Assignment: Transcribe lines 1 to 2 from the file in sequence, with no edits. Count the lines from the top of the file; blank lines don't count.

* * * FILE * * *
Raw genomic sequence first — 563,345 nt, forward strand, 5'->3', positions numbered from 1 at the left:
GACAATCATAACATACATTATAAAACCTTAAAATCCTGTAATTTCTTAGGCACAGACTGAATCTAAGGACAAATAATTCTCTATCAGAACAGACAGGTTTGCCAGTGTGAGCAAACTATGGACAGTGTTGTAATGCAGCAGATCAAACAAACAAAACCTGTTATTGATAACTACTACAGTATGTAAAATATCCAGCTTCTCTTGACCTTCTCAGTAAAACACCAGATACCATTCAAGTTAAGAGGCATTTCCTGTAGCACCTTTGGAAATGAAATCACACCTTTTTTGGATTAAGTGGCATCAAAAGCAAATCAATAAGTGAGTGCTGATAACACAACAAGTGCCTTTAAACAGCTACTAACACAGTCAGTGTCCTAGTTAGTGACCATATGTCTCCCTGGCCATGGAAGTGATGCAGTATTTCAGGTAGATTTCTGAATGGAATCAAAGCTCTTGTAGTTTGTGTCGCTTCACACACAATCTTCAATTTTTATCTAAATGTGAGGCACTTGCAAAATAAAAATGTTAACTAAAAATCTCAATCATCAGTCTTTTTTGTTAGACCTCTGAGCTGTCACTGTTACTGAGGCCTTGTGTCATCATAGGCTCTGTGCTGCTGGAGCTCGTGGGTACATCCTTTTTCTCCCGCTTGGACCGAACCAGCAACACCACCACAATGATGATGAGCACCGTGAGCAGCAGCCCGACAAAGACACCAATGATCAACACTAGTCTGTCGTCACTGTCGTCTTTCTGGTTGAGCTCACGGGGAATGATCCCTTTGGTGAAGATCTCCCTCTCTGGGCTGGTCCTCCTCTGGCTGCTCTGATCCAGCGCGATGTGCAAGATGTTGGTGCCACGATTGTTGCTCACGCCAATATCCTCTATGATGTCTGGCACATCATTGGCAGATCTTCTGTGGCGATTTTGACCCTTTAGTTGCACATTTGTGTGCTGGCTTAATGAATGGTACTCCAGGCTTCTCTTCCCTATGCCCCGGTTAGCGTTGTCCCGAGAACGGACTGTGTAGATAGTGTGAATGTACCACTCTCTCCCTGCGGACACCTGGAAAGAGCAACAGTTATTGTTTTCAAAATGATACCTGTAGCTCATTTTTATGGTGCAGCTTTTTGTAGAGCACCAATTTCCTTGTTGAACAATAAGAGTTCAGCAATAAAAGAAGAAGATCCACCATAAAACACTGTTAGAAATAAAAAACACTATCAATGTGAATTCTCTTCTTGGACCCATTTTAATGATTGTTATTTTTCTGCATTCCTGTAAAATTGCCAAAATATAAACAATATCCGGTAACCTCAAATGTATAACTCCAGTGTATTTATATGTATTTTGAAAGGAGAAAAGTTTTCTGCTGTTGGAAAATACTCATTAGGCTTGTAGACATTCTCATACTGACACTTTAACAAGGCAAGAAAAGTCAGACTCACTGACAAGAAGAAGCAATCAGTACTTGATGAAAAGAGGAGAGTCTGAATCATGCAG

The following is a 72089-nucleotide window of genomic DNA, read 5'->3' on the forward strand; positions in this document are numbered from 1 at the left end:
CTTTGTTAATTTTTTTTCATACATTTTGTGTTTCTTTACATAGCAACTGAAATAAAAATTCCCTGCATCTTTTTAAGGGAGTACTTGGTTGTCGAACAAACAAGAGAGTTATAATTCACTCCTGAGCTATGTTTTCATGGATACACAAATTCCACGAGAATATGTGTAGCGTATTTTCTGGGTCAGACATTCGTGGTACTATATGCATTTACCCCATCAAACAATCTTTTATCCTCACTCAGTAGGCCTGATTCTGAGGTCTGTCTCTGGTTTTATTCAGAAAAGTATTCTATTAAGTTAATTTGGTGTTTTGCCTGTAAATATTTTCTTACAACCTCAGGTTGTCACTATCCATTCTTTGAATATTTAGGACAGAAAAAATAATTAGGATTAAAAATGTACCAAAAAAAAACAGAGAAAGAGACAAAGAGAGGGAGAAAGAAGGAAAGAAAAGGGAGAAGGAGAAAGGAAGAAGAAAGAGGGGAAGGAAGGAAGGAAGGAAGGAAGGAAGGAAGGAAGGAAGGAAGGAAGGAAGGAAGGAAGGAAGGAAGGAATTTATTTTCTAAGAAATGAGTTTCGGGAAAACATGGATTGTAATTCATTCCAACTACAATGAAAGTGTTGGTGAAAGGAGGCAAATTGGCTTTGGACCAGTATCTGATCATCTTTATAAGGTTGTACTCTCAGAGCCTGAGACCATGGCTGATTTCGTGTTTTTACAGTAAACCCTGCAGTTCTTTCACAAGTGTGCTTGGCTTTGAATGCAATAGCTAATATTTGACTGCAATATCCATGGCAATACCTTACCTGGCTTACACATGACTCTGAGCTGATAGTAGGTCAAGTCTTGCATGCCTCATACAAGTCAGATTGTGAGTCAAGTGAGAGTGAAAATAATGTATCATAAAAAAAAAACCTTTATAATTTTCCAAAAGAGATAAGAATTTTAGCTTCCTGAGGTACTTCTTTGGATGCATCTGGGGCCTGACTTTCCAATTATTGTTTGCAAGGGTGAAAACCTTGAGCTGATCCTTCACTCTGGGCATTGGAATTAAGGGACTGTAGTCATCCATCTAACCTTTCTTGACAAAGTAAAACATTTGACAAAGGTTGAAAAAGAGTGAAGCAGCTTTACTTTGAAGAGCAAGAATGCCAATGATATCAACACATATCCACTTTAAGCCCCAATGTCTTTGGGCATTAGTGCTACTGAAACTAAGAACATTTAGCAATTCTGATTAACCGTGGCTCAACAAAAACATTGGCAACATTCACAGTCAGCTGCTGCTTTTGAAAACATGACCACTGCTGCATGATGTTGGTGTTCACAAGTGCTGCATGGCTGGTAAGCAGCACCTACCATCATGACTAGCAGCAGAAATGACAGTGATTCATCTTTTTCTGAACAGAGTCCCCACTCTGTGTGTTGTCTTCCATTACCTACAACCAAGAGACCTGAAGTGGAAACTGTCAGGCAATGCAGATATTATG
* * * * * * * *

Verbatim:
Raw genomic sequence first — 563,345 nt, forward strand, 5'->3', positions numbered from 1 at the left:
GACAATCATAACATACATTATAAAACCTTAAAATCCTGTAATTTCTTAGGCACAGACTGAATCTAAGGACAAATAATTCTCTATCAGAACAGACAGGTTTGCCAGTGTGAGCAAACTATGGACAGTGTTGTAATGCAGCAGATCAAACAAACAAAACCTGTTATTGATAACTACTACAGTATGTAAAATATCCAGCTTCTCTTGACCTTCTCAGTAAAACACCAGATACCATTCAAGTTAAGAGGCATTTCCTGTAGCACCTTTGGAAATGAAATCACACCTTTTTTGGATTAAGTGGCATCAAAAGCAAATCAATAAGTGAGTGCTGATAACACAACAAGTGCCTTTAAACAGCTACTAACACAGTCAGTGTCCTAGTTAGTGACCATATGTCTCCCTGGCCATGGAAGTGATGCAGTATTTCAGGTAGATTTCTGAATGGAATCAAAGCTCTTGTAGTTTGTGTCGCTTCACACACAATCTTCAATTTTTATCTAAATGTGAGGCACTTGCAAAATAAAAATGTTAACTAAAAATCTCAATCATCAGTCTTTTTTGTTAGACCTCTGAGCTGTCACTGTTACTGAGGCCTTGTGTCATCATAGGCTCTGTGCTGCTGGAGCTCGTGGGTACATCCTTTTTCTCCCGCTTGGACCGAACCAGCAACACCACCACAATGATGATGAGCACCGTGAGCAGCAGCCCGACAAAGACACCAATGATCAACACTAGTCTGTCGTCACTGTCGTCTTTCTGGTTGAGCTCACGGGGAATGATCCCTTTGGTGAAGATCTCCCTCTCTGGGCTGGTCCTCCTCTGGCTGCTCTGATCCAGCGCGATGTGCAAGATGTTGGTGCCACGATTGTTGCTCACGCCAATATCCTCTATGATGTCTGGCACATCATTGGCAGATCTTCTGTGGCGATTTTGACCCTTTAGTTGCACATTTGTGTGCTGGCTTAATGAATGGTACTCCAGGCTTCTCTTCCCTATGCCCCGGTTAGCGTTGTCCCGAGAACGGACTGTGTAGATAGTGTGAATGTACCACTCTCTCCCTGCGGACACCTGGAAAGAGCAACAGTTATTGTTTTCAAAATGATACCTGTAGCTCATTTTTATGGTGCAGCTTTTTGTAGAGCACCAATTTCCTTGTTGAACAATAAGAGTTCAGCAATAAAAGAAGAAGATCCACCATAAAACACTGTTAGAAATAAAAAACACTATCAATGTGAATTCTCTTCTTGGACCCATTTTAATGATTGTTATTTTTCTGCATTCCTGTAAAATTGCCAAAATATAAACAATATCCGGTAACCTCAAATGTATAACTCCAGTGTATTTATATGTATTTTGAAAGGAGAAAAGTTTTCTGCTGTTGGAAAATACTCATTAGGCTTGTAGACATTCTCATACTGACACTTTAACAAGGCAAGAAAAGTCAGACTCACTGACAAGAAGAAGCAATCAGTACTTGATGAAAAGAGGAGAGTCTGAATCATGCAG